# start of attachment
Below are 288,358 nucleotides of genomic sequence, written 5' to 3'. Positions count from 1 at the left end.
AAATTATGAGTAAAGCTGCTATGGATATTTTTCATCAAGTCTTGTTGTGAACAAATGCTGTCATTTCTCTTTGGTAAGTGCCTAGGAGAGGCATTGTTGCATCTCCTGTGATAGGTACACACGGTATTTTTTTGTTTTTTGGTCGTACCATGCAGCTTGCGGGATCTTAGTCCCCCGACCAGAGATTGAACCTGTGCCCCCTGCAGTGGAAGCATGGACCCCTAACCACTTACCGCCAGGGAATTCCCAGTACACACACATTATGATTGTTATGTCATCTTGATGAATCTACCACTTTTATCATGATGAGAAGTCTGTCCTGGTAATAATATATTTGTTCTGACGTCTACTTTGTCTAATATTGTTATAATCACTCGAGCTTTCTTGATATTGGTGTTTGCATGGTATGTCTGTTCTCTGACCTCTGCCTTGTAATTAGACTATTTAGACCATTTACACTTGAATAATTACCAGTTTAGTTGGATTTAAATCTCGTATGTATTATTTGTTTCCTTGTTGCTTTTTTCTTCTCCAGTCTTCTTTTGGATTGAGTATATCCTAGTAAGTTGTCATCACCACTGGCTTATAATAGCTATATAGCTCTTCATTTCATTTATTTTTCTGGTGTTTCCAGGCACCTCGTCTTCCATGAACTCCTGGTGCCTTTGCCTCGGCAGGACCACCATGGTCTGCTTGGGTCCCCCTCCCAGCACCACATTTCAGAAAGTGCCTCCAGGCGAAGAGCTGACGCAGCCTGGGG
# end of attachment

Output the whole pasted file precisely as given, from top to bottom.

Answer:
Below are 288,358 nucleotides of genomic sequence, written 5' to 3'. Positions count from 1 at the left end.
AAATTATGAGTAAAGCTGCTATGGATATTTTTCATCAAGTCTTGTTGTGAACAAATGCTGTCATTTCTCTTTGGTAAGTGCCTAGGAGAGGCATTGTTGCATCTCCTGTGATAGGTACACACGGTATTTTTTTGTTTTTTGGTCGTACCATGCAGCTTGCGGGATCTTAGTCCCCCGACCAGAGATTGAACCTGTGCCCCCTGCAGTGGAAGCATGGACCCCTAACCACTTACCGCCAGGGAATTCCCAGTACACACACATTATGATTGTTATGTCATCTTGATGAATCTACCACTTTTATCATGATGAGAAGTCTGTCCTGGTAATAATATATTTGTTCTGACGTCTACTTTGTCTAATATTGTTATAATCACTCGAGCTTTCTTGATATTGGTGTTTGCATGGTATGTCTGTTCTCTGACCTCTGCCTTGTAATTAGACTATTTAGACCATTTACACTTGAATAATTACCAGTTTAGTTGGATTTAAATCTCGTATGTATTATTTGTTTCCTTGTTGCTTTTTTCTTCTCCAGTCTTCTTTTGGATTGAGTATATCCTAGTAAGTTGTCATCACCACTGGCTTATAATAGCTATATAGCTCTTCATTTCATTTATTTTTCTGGTGTTTCCAGGCACCTCGTCTTCCATGAACTCCTGGTGCCTTTGCCTCGGCAGGACCACCATGGTCTGCTTGGGTCCCCCTCCCAGCACCACATTTCAGAAAGTGCCTCCAGGCGAAGAGCTGACGCAGCCTGGGG